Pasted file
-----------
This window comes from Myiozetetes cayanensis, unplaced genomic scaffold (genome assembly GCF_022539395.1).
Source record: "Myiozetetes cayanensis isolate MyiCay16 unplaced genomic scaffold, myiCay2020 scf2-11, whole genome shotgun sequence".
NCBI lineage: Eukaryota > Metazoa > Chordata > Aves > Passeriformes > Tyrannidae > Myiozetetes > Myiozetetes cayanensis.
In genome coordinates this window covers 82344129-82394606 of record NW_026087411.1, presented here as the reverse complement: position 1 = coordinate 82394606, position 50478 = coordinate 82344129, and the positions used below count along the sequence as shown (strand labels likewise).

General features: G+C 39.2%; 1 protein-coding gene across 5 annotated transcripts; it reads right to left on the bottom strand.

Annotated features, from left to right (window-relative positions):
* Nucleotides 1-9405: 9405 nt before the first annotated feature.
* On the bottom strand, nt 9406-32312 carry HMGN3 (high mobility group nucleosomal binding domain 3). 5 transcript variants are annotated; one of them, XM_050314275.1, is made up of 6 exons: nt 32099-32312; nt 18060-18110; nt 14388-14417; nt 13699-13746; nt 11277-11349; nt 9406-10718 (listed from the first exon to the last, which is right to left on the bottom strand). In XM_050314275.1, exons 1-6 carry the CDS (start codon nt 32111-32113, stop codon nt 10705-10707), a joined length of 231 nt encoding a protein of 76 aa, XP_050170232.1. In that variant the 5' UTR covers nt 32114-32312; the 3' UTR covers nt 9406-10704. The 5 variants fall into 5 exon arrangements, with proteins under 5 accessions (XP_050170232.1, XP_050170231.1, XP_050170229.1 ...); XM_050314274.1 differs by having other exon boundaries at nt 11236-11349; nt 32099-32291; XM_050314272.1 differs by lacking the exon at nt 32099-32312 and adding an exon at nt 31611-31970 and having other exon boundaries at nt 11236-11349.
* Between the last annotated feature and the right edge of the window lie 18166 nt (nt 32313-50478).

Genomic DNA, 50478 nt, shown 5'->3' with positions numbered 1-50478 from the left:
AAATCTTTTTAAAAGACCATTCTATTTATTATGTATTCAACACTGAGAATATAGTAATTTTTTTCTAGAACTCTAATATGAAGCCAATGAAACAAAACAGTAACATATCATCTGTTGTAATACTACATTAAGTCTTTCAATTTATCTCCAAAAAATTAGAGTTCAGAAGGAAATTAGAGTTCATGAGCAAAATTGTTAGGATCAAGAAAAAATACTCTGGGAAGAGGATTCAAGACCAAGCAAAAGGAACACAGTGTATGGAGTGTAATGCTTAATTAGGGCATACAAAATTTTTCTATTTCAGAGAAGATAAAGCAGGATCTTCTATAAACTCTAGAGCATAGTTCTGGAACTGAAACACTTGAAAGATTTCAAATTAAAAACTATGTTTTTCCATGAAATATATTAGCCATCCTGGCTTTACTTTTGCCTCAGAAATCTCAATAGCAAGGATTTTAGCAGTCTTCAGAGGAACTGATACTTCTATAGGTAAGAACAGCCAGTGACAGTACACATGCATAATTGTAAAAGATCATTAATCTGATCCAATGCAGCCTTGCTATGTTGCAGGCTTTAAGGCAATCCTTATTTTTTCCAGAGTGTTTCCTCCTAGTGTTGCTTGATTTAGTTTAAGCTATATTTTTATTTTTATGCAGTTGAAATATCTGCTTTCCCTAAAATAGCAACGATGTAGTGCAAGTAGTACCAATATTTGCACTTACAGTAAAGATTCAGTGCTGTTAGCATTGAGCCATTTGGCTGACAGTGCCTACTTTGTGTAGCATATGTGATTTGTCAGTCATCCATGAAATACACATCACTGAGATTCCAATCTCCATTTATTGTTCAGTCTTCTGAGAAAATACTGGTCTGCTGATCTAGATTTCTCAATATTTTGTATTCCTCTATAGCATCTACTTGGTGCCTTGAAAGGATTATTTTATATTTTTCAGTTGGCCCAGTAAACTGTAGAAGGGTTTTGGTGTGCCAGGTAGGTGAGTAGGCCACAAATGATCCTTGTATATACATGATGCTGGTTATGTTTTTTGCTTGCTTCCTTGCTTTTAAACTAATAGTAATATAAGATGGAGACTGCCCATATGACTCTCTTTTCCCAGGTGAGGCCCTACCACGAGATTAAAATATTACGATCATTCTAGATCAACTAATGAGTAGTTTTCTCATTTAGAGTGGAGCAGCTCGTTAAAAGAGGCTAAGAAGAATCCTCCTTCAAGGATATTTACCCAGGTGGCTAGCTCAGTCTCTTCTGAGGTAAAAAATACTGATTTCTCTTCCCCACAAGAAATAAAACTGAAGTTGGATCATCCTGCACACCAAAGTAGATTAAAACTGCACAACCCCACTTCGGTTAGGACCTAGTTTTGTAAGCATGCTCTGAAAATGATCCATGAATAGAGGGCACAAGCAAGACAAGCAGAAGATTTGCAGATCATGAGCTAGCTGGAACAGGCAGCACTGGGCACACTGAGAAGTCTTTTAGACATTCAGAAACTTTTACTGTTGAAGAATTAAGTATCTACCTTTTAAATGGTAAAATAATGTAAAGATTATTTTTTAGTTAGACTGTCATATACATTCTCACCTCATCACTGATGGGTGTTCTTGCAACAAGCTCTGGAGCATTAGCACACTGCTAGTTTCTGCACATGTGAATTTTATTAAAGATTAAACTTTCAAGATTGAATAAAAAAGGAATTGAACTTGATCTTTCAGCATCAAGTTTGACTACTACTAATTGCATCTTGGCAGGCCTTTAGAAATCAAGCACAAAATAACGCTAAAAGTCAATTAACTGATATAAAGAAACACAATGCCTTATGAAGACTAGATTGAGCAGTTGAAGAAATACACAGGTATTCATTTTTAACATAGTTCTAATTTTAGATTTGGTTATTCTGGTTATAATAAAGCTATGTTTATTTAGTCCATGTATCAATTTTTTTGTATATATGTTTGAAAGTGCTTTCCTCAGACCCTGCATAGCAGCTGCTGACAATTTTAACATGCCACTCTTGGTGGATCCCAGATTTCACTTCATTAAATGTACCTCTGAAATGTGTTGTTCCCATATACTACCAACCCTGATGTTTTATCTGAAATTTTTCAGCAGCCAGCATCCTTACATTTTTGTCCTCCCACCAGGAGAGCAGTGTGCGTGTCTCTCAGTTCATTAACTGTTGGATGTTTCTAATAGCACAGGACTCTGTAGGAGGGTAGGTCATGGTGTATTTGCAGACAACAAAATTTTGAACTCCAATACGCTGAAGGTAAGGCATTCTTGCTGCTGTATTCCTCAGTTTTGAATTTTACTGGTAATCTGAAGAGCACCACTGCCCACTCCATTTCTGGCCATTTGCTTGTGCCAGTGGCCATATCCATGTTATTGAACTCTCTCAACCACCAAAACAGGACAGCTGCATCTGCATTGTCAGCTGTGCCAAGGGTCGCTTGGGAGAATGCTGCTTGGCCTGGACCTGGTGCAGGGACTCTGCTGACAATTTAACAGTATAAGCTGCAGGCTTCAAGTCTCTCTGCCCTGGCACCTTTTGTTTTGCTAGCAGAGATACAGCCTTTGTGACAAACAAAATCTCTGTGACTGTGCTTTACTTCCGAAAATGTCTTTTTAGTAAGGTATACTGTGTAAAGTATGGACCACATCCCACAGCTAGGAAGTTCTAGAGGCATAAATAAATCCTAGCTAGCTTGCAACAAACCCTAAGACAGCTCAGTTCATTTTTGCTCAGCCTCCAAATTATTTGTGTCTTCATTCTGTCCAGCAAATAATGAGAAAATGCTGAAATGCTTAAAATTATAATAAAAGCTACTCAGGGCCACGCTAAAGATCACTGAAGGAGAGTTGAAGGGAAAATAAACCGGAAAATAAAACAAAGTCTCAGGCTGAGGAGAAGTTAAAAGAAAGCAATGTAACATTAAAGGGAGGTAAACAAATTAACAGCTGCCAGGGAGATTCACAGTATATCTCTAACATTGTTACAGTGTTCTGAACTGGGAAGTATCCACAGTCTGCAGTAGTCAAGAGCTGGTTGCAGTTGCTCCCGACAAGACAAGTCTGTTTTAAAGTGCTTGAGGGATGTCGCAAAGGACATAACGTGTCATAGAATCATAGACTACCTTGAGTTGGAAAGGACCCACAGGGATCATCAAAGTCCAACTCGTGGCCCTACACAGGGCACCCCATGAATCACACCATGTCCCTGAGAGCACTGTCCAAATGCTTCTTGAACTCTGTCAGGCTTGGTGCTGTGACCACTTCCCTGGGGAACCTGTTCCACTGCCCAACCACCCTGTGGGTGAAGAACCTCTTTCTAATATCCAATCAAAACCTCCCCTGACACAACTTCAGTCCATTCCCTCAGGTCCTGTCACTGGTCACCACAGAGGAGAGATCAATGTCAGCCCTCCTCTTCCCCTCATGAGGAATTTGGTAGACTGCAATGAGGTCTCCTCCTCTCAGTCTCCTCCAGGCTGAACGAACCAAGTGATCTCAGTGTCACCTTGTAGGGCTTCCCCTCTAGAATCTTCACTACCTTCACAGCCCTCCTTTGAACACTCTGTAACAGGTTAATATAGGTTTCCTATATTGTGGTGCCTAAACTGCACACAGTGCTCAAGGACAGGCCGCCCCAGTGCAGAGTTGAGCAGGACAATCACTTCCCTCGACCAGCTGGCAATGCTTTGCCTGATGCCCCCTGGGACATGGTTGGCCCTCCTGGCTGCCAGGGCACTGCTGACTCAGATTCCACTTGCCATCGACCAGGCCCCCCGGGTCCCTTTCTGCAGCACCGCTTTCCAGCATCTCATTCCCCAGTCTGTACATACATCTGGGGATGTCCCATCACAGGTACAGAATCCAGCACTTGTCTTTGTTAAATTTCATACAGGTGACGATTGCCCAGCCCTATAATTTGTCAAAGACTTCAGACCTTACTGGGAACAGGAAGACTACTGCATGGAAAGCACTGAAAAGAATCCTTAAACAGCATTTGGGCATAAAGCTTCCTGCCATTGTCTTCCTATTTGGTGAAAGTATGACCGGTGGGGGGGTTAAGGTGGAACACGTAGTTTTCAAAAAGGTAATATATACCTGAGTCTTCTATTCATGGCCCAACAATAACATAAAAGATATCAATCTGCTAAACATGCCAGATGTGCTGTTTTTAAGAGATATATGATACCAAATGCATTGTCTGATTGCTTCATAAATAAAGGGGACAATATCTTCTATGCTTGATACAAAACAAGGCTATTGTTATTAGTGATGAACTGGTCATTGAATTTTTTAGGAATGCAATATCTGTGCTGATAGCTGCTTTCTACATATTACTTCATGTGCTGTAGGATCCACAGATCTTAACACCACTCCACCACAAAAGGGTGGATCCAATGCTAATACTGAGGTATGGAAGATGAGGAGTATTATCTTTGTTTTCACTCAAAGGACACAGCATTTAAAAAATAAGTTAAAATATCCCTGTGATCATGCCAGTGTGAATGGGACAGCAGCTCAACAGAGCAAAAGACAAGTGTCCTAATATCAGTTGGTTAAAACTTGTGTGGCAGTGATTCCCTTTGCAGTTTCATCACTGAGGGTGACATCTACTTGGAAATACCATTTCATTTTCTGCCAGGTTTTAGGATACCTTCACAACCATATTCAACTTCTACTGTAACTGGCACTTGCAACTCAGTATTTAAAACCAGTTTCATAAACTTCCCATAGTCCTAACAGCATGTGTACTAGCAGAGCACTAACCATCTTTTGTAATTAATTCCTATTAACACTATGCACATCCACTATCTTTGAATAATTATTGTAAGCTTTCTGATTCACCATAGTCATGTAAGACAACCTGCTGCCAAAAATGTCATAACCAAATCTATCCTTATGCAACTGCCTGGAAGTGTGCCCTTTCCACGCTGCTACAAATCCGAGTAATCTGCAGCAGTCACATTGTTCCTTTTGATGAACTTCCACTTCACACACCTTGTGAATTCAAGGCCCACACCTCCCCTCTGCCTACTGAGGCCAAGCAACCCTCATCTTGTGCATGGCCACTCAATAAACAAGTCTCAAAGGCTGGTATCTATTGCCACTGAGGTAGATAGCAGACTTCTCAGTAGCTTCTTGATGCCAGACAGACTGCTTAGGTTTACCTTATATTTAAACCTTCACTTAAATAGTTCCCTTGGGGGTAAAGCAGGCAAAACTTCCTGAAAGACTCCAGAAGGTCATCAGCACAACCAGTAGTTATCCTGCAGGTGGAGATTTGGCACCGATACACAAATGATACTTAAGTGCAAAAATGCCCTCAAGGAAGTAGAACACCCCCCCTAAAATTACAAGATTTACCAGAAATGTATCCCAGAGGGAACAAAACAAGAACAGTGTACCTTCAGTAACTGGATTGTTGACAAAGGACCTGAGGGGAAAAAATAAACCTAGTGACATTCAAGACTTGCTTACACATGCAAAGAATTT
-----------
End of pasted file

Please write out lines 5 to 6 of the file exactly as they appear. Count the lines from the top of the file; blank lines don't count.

General features: G+C 39.2%; 1 protein-coding gene across 5 annotated transcripts; it reads right to left on the bottom strand.

Annotated features, from left to right (window-relative positions):